• No digital signature validation was done on this specific binary. The program did validate whether different DLL files which it loads are signed, but when it imported the Wintrust.dll library, it didn’t validate it (because it relied on the WinVerifyTrust function which is inside the DLL and hadn’t been loaded yet). Therefore, it was able to load an arbitrary unsigned DLL.
  • The usage of outdated software

In order to compile their MFC application, Realtek used Visual Studio 2005, which contains old and risky behavior such as loading a satellite DLL as an executable.

Potential Malicious Uses and Impact

Below we show three possible ways that an attacker could have leveraged the CVE-2019-19705 vulnerability which we discovered and documented above.

Signed Execution, Whitelisting Bypass

The vulnerability gave attackers the ability to load and execute malicious payloads within the context of a Realtek-Semiconductor signed process. This ability might have been abused by an attacker for different purposes such as execution and evasion, for example: Application Whitelisting Bypass.

Persistence Mechanism

The vulnerability gave attackers the ability to load and execute malicious payloads in a persistent way, each time the services were loaded. That means that once the attacker dropped a malicious DLL, the services would load the malicious code each time it was restarted.

Affected Products and Versions

According to Realtek:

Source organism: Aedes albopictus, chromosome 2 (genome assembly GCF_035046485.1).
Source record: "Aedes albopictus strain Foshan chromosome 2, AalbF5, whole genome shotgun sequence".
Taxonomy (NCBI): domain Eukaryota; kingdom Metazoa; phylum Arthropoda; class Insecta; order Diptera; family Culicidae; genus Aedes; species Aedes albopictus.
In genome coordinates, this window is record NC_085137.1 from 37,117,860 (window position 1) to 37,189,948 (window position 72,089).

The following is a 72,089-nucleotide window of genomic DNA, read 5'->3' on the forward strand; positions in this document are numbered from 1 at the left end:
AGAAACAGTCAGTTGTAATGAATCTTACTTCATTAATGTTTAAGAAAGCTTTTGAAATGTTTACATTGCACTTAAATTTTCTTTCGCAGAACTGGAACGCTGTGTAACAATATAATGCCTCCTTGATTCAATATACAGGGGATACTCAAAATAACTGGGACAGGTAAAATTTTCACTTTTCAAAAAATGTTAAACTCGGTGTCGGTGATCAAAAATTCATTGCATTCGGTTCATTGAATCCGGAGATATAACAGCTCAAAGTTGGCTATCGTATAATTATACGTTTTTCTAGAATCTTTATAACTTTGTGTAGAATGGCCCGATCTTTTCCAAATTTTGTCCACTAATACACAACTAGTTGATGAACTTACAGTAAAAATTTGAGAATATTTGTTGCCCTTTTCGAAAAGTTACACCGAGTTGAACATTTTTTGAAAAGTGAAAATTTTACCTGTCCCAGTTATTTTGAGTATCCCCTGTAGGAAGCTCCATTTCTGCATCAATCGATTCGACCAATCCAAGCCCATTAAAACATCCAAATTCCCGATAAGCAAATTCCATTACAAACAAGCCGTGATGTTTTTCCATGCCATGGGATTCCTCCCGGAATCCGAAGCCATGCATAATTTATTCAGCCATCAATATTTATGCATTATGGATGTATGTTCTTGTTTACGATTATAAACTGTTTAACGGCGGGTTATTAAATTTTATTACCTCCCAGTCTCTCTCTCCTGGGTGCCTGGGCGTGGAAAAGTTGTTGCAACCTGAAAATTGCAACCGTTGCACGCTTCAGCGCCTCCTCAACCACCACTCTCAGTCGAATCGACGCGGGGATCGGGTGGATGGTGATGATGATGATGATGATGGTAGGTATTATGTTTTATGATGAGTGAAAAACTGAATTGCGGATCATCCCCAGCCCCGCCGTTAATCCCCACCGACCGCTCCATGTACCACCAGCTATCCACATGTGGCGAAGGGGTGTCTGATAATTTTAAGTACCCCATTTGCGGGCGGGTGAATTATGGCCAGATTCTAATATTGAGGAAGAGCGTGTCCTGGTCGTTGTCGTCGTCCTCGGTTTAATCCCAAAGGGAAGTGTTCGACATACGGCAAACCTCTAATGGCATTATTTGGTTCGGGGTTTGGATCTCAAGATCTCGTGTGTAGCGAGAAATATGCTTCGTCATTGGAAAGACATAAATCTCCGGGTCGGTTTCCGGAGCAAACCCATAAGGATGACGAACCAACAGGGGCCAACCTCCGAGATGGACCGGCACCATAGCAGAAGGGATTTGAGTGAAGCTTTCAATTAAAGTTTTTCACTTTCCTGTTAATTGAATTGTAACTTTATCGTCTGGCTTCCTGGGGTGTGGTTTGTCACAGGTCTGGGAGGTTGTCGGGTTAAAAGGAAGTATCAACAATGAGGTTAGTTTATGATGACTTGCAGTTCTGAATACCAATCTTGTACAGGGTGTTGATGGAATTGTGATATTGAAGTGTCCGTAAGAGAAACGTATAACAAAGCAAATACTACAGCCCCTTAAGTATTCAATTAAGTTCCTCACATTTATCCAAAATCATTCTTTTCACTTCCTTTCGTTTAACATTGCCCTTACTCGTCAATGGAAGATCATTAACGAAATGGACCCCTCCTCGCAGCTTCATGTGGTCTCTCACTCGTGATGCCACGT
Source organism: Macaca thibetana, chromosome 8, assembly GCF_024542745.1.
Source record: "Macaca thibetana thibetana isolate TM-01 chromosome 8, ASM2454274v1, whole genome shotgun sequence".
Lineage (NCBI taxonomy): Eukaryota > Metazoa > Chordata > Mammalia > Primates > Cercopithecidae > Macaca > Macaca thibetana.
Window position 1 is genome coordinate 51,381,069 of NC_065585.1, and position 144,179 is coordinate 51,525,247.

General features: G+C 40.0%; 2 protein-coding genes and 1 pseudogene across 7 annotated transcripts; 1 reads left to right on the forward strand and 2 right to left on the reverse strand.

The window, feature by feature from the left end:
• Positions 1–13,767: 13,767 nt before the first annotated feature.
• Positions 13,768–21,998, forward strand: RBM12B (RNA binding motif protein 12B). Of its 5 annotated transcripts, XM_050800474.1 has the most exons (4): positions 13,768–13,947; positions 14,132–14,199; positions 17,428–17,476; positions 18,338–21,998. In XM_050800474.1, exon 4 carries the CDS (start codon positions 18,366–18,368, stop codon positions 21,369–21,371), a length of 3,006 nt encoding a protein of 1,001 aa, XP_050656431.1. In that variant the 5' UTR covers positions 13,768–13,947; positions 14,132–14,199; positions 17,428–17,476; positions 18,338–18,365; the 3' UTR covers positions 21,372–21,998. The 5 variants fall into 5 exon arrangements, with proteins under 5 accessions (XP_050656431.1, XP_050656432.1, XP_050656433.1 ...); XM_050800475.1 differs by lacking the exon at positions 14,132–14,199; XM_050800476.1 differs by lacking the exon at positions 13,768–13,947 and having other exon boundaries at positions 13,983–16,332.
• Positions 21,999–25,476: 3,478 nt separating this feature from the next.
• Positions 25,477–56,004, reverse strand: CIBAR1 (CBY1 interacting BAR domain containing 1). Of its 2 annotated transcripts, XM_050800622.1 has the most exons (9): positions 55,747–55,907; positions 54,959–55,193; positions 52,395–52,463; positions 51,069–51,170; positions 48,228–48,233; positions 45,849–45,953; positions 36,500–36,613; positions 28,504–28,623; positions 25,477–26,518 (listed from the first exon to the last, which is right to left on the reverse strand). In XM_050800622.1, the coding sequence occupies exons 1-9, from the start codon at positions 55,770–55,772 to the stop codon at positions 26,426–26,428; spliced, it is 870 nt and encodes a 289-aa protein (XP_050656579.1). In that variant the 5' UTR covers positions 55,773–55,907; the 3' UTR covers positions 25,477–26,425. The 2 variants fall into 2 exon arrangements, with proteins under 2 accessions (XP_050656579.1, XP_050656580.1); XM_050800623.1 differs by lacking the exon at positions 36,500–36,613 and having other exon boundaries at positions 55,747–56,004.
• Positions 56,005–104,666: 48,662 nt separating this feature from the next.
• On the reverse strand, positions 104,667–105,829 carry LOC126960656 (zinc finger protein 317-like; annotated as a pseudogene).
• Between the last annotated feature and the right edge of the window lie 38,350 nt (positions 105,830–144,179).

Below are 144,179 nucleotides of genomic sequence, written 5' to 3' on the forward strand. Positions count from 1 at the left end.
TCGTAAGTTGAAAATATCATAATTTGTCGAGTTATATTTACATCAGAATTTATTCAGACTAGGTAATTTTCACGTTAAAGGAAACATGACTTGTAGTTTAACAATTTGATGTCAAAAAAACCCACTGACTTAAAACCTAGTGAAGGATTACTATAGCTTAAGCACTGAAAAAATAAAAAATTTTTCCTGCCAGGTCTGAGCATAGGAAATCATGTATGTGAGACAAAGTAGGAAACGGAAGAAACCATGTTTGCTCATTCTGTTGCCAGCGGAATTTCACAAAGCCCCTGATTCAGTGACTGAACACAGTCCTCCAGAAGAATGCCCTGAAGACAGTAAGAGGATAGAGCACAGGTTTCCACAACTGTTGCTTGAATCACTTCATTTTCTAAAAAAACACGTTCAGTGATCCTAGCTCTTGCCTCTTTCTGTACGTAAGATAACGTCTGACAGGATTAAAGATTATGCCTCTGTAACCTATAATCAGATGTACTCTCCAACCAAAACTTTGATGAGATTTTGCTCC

Realtek HD Audio driver package ver.8857 or newer version has fixed the issue.

The driver version earlier than 8855 was using the old version of the Microsoft development tool (VS2015).


July 10th, 2019 – SafeBreach sent an email to Realtek’s support email.

July 18th, 2019 – SafeBreach tried to contact an email which was provided by MITRE but it was inactive.

Aug 8th, 2019 – SafeBreach asked for a Realtek Point-of-Contact on Twitter

Aug 14th, 2019 – Sent an email to another email which was provided by MITRE as well.

Aug 14th, 2019 – In their initial response, Realtek asked for some clarifications.

Aug 14th, 2019 – SafeBreach sent clarifications.

Sep 10th, 2019 – SafeBreach mentioned our 90-day disclosure policy.

Sep 11th, 2019 – Realtek asked how can they solve the issue.

Sep 11th, 2019 – SafeBreach suggested a few options to fix the issue.

Sep 27th, 2019 – Realtek asked for clarifications.

Oct 2nd, 2019 – SafeBreach sent clarifications, with a suggestion for a final solution.

Oct 2nd, 2019 – Realtek said they will try to use this solution.

Oct 7th, 2019 – Realtek provided a status update.

Oct 22nd, 2019 – SafeBreach said that 90 days have passed since SafeBreach provided an initial report and asked if there is progress on Realtek’s side.

Oct 23rd, 2019 – Realtek asked SafeBreach to wait until mid-December.

Oct 23rd, 2019 – SafeBreach agreed to wait until mid-December.

Nov 14th, 2019 – SafeBreach asked for an update.

Nov 24th, 2019 – SafeBreach said that 102 days have gone by since the initial report and that we are willing to cooperate but we need collaboration and answers.

Dec 4th, 2019 – SafeBreach asked for updates, as we didn’t want to publish our advisory before Realtek confirmed that they fixed the driver.

Dec 4th, 2019 – Realtek said that the modification is still in-progress, and not as smooth as expected. If there isno delay, they will be able to deliver the trial version by the end of the next week.

Dec 9th, 2019 – Realtek said they will provide SafeBreach with a beta driver by Friday (December 13th).

Dec 11th, 2019 – Realtek issued CVE-2019-19705 and provided the affected product and versions.

Dec 11th, 2019 – SafeBreach asked for a final date for Realtek’s public disclosure.

Jan 30th, 2020 – Realtek published a security advisory [1]

SafeBreach would like to thank MITRE’s CVE Assignment Team for providing help with the initiation of the coordination process.